Anglesea residents condemn license to pollute

Anglesea residents are extremely disappointed by the Essential Services Commission’s decision to grant Alcoa’s Anglesea brown coal mine and power station a license to pollute.

The decision potentially paves the way for the sale of the coal mine and power plant, which was previously only permitted to power the Point Henry smelter, due to close in August 2014.

A group of concerned residents, Surf Coast Air Action (SCAA) has condemned the Essential Services Commission’s decision and call on the Victorian government to intervene.

“The Essential Services Commissions’ decision is illegitimate. Those responsible for this decision never visited Anglesea. No effort has been made to meet with us and understand our concerns,” says Regina Gleeson, SCAA spokesperson.

SCAA call on the energy minister, Russell Northe, to immediately intervene and to void the license until community consultation has been conducted.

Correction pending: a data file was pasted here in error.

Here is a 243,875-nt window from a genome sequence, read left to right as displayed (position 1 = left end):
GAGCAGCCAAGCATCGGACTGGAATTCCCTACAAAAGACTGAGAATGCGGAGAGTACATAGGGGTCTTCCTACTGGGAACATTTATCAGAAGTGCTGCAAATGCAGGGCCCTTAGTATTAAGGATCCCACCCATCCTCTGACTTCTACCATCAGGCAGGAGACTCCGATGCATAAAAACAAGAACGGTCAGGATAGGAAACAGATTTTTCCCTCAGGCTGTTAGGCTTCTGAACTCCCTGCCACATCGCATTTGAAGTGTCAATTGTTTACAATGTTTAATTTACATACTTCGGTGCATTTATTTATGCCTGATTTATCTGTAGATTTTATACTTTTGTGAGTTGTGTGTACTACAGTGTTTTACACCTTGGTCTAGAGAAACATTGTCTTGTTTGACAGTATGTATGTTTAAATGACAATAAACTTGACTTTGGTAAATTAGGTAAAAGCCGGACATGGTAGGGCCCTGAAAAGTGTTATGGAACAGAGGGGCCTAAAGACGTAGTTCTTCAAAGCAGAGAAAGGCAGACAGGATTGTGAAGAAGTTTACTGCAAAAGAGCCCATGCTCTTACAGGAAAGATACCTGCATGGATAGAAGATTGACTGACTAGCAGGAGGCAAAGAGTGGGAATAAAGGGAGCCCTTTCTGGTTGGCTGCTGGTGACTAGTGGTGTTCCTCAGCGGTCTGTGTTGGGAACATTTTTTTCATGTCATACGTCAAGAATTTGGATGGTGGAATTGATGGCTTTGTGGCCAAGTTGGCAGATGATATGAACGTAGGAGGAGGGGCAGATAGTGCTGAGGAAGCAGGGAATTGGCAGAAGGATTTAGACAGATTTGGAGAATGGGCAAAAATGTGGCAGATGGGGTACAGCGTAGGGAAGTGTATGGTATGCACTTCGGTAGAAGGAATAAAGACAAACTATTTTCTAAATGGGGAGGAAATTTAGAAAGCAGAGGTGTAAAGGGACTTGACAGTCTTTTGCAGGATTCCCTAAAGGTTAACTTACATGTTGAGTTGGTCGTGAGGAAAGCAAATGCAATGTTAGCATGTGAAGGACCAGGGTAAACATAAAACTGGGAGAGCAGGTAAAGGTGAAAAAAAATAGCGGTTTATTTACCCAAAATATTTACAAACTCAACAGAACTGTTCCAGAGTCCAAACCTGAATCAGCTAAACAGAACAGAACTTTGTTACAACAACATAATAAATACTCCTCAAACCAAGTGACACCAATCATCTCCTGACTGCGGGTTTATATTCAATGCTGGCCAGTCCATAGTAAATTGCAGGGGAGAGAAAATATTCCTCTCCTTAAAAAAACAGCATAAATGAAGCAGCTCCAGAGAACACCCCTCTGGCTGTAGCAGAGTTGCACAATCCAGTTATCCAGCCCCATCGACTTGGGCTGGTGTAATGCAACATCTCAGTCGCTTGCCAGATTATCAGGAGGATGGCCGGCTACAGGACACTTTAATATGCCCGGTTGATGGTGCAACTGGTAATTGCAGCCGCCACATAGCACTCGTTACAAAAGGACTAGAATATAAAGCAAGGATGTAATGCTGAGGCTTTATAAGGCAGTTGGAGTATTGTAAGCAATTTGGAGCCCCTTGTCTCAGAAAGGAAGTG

SCAA are urging the Victorian energy minister to commission independent research into the risks of coal mine fire, ground movement and public health from the continued operation of the facility.

The Alcoa-owned coal plant emits three-times more Sulphur Dioxide (a serious respiratory irritant) than the notoriously polluting Hazelwood power station in Victoria’s Latrobe Valley, despite Hazelwood producing 10 times the electricity output of Anglesea.
The power plant operates just 550 metres from homes and 1.2 kilometres from a primary school.

“With the Point Henry smelter closing in a few months, there’s no social license for this polluting coal power plant to continue operating,” says Anglesea resident and SCAA spokesperson Regina Gleeson.

SCAA has already written to potential buyers of the plant to warn them about the community’s concerns and their strong preference to retire the plant and remediate the mine.